The term ‘Beggar’s Opera’, like ‘Newgate pastoral’, alerts the audience to Gay’s intention to challenge and subvert traditional practices: opera was concerned with elevated characters who lived and loved in heroic fashion – nothing could be further from the world of beggars, taverns and Newgate prison. Gay deliberately mixes ideas of high and low culture. The opening conversation between the beggar and the actor makes us conscious of the incongruity and reminds us that this is the word of the burlesque; thus it begins, as it will end, with the absurd.
Opera was very fashionable at the time but it did come in for some criticism. See Swift’s comment on handout. Its popularity was largely due to its spectacular costumes and stage effects and the exoticism of the Italian singers. Contemporary dramatists were concerned that the popularity of Italian opera would lead to a decline in English drama. Gay pokes fun at the imported fashion for opera and its artificiality and remoteness from real life. He parodies and inverts the values of the operatic world; rather than celebrating the lives of the great, he takes the hypocrisy, intrigue and power struggles of polite society and translates them to the criminal underworld. This is done partly through the complex parallels between figures of the criminal underworld and contemporary political figures but also through the use of music. Gay celebrates English ballads in contrast to Italian opera, exploiting popular airs such as Greensleeves, associated with traditional English values. David Nokes emphasises the importance of music in the piece, arguing in Raillery and Rage that the play’s lyrical qualities give it the ‘humour of a broader humanity, which transform[s] the attacks upon individual politicians into a festival of traditional values'(p.138) ie. The play works both on a specific contemporary level and on a wider timeless level.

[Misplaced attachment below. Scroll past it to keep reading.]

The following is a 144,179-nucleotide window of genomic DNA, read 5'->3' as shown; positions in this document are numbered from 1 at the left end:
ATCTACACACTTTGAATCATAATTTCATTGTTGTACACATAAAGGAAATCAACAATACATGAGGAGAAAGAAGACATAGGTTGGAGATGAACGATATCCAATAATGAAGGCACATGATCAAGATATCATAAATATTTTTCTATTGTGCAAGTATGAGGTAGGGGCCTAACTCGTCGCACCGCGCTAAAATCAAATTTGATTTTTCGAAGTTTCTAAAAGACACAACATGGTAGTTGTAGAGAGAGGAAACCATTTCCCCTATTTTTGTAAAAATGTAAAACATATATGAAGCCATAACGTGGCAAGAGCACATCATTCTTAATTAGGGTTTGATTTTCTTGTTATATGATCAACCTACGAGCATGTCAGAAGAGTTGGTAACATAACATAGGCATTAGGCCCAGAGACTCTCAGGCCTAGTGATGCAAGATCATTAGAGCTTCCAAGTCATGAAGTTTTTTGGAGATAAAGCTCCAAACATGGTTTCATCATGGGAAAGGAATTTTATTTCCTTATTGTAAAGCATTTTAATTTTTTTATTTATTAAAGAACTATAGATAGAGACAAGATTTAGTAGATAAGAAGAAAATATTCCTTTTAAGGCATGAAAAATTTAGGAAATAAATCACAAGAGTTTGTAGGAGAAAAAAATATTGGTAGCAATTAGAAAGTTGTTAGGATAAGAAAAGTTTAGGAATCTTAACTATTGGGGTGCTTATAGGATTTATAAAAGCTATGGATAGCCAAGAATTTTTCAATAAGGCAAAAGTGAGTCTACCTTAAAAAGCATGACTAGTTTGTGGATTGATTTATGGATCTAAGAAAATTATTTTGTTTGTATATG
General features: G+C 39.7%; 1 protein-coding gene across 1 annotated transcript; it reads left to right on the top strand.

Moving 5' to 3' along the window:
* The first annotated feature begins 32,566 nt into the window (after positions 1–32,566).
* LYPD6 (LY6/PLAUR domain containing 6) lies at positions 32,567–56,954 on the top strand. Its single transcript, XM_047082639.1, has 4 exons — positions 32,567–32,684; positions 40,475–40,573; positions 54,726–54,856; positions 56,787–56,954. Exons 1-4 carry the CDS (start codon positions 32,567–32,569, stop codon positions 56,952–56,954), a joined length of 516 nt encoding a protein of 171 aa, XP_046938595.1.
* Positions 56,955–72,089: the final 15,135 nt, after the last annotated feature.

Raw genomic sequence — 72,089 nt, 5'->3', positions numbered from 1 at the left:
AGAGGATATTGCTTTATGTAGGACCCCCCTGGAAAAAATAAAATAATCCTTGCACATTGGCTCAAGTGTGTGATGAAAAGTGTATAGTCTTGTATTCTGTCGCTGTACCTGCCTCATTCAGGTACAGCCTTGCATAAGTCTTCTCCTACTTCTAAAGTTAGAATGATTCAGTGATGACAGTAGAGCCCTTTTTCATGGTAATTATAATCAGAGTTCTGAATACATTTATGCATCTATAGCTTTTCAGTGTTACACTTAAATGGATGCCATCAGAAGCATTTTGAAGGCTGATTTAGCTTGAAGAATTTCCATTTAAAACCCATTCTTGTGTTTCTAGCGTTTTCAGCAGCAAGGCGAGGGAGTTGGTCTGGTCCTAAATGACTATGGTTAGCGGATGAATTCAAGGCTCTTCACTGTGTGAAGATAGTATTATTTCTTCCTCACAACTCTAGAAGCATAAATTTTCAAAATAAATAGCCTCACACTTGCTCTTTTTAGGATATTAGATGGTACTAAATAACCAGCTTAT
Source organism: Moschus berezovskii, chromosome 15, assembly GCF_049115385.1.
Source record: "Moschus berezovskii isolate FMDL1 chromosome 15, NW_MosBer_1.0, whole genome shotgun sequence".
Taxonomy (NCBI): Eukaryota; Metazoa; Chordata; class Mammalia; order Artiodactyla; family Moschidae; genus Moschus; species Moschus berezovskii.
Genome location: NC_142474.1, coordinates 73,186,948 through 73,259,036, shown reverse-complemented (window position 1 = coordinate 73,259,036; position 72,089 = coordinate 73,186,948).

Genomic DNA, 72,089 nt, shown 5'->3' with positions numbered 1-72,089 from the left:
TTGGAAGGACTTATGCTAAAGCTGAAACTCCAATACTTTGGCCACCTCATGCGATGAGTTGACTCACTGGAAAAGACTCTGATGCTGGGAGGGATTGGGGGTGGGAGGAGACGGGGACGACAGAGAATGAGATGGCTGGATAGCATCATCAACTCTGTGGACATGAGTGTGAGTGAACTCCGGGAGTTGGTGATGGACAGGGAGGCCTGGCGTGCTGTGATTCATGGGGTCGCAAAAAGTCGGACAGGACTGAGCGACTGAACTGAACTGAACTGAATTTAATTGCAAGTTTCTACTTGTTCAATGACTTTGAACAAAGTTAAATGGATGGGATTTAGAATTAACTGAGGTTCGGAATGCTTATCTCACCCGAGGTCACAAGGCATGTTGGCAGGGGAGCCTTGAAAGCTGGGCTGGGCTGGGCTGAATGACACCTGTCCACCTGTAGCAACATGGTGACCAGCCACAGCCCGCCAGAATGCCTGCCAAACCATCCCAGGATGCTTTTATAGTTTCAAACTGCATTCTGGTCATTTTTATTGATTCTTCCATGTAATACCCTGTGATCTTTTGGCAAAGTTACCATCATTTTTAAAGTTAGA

Act 1 sc i
We’re introduced to the Peachum family. Peachum’s name is indicative of his job ie ‘peach ’em. Impeaching refers to the practice of turning King’s evidence, often against one’s own confederates, in return for a reward or pardon. Impeaching is a central device in both Beggar’s Opera and Fielding’s Jonathan Wild.
Peachum buys stolen goods from thieves and, if they don’t make him enough money, he sells the thieves to the law and pockets the reward for impeaching, just as Jonathan Wild did in reality. Defoe criticised the practice in his True and Genuine Account of the Life and Actions of the late Jonathan Wild (1725), which you will find at the back of the Penguin edition of Jonathan Wild. Defoe writes: ‘All just governments discover a disposition to bring offenders to justice. And on this account they not only receive and accept of informations of the worst of crimes from the worst of criminals…but encourage such criminals to come in and confess the offence, and discover their accomplices, promising as well pardon for the crimes as a reward for the discovery, even to those who are guilty.'(Penguin edition, p.240)